Fields of Research Professorship for Urban Design

Research at the professorship is conducted in four thematic areas: "The Power of Conditions", "The City of the Great Acceleration", "The Cooperative City" and "Infrastructures of the New Everyday". Each research project and each dissertation is assigned to one of the topics. However, it is explicitly encouraged that work is carried out at the intersections of the fields.
Currently, several research projects and proposals are in progress. Potential dissertations and research projects or requests from guest researchers should, if possible, relate to one or more of the thematic fields.

The Cooperative City

At present, cooperative or collaborative projects play a subordinate role in urban development in most of the world's major cities. Existing projects show through their collaborative approach that they could have great significance for the future, as they can promote resource-saving and egalitarian lifestyles. We therefore ask ourselves how such pioneering projects can be promoted, what concrete effects they have on urban space, and how the cooperative idea can be linked with other disciplines, topics and standards, as well as explored in an inter- and transdisciplinary way.

The research at the professorship approaches the topic, among other things, in the context of design studios (Urban Design Research Studios). In these, situations are investigated in which chances for transformation can be assumed. Through the studios, but also through seminars, concrete insights into cooperative planning are gained. In-depth research is linked to the studios, which conditions favor pioneering projects in the urban environment and which slow down these developments. In addition, the aim is to establish long-term interventions that result in real changes on site with the participation of students and stakeholders. The combination of research with experiments in the sense of a real laboratory should also result in practical, transferable instructions for public institutions.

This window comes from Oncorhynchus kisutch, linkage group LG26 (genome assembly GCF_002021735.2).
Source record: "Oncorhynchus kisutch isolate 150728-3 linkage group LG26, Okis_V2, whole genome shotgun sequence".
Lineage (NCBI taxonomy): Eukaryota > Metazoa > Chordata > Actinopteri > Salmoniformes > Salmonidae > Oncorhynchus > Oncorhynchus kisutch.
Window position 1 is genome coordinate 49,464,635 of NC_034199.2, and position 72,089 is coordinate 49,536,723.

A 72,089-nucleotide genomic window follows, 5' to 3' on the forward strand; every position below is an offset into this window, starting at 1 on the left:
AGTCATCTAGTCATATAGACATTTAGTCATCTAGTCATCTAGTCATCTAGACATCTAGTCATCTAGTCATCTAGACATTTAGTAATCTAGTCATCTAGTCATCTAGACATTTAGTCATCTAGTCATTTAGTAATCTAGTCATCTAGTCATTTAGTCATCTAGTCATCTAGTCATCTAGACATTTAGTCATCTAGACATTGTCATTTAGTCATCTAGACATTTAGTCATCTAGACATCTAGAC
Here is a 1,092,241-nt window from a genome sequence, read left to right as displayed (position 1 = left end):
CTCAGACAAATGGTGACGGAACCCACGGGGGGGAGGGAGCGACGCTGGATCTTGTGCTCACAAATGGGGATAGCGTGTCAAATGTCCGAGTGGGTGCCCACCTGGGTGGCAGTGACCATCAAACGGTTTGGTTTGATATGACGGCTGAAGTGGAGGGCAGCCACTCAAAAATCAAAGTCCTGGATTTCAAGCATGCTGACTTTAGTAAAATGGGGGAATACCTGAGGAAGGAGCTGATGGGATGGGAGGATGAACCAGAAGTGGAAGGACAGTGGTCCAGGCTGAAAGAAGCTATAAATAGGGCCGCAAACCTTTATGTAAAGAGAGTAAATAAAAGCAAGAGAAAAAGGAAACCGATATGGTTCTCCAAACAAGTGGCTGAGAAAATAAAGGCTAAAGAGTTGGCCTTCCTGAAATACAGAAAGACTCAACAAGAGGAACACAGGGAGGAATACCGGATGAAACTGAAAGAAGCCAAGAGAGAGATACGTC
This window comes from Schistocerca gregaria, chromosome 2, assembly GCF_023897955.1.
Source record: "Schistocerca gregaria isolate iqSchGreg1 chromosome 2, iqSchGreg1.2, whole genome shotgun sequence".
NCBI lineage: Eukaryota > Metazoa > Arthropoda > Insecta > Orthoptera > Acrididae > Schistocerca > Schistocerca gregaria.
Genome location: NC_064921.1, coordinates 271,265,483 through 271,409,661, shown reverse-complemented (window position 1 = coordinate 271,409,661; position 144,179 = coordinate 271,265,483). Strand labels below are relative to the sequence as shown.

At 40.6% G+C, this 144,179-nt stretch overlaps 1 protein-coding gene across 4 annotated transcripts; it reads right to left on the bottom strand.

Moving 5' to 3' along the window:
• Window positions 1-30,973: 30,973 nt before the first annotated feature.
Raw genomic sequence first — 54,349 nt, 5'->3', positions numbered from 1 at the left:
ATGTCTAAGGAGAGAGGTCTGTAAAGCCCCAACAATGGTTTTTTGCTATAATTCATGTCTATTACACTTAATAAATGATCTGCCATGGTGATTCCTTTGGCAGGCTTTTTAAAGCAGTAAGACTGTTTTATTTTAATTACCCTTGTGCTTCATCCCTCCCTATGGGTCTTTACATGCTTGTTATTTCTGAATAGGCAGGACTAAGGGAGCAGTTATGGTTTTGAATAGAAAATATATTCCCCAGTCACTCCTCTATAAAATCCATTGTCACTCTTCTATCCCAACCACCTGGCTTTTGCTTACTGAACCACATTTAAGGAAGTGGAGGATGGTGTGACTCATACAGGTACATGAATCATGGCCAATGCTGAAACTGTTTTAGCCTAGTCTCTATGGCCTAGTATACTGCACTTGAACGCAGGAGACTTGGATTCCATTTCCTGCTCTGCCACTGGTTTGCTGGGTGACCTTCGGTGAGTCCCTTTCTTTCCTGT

Contact: Isabel Glogar

The City of the Great Acceleration

The era of the "Great Acceleration", which has been used to describe the development of our cities since the Second World War, has produced most of the building structures we are confronted with today - and the problems we have to solve. In particular, the urban planning and architectural structures of the 1950s and 1960s are a topical issue in European cities that has been steadily gaining momentum since the turn of the millennium: the conversion of this substance is essential. It is interesting to note in this context that this architecture - created at the beginning of the Great Acceleration - has many characteristics that are relevant today, such as low living space per person or recycled building materials. The conversion of these structures can therefore also be part of a social rethink on the way to a sufficient attitude through the positive return to the comparatively resource-saving lifestyle of the post-war period.

However, the generic term "Great Acceleration" as a description of the development since 1945 also serves to rethink the reconstruction of cities in general. For acceleration has given us urban structures that will be impossible to maintain in the future. If we want to take a meaningful approach to the transformation to a resilient city, we must understand which processes can or must be decelerated.

The development of new urban structures, especially in countries outside the western hemisphere, offers the chance to avoid repeating the mistakes of the Great Acceleration. 

Contact: Daniel Zwangsleitner

Infrastructures of the New Everyday

Technical infrastructures penetrate urban space in a variety of ways. They are in a constant state of flux, especially with regard to digitalization. One example is airports: Here, the effects of noise on the environment can increasingly be simulated in such a way that their effects can be made directly useful for social negotiation processes. Applied to other problem areas, such methods could serve to make the negative effects of accelerated development visible and bring them into a general discourse.

Contact: Elif Simge Fattahoglu Özgen

The Power of Conditions

Architecture is not autonomous: rather, the understanding of external influences - the conditions - on the constructional production must be sharpened. Against this background we pursue the hypothesis that architecture always follows a mode, a "way of working". As a link between architecture and urban planning, this mode allows speculations on how the conditions can have a positive influence on building. The research focus "The Power of Conditions" therefore focuses in particular on heteronomy as a formative principle of architecture and deals with specific forms of architecture that are characterized by strong external conditions. In this context, the research is based in particular on a stronger scientificization of the discourse on the production conditions of architecture.

Contact: Elettra Carnelli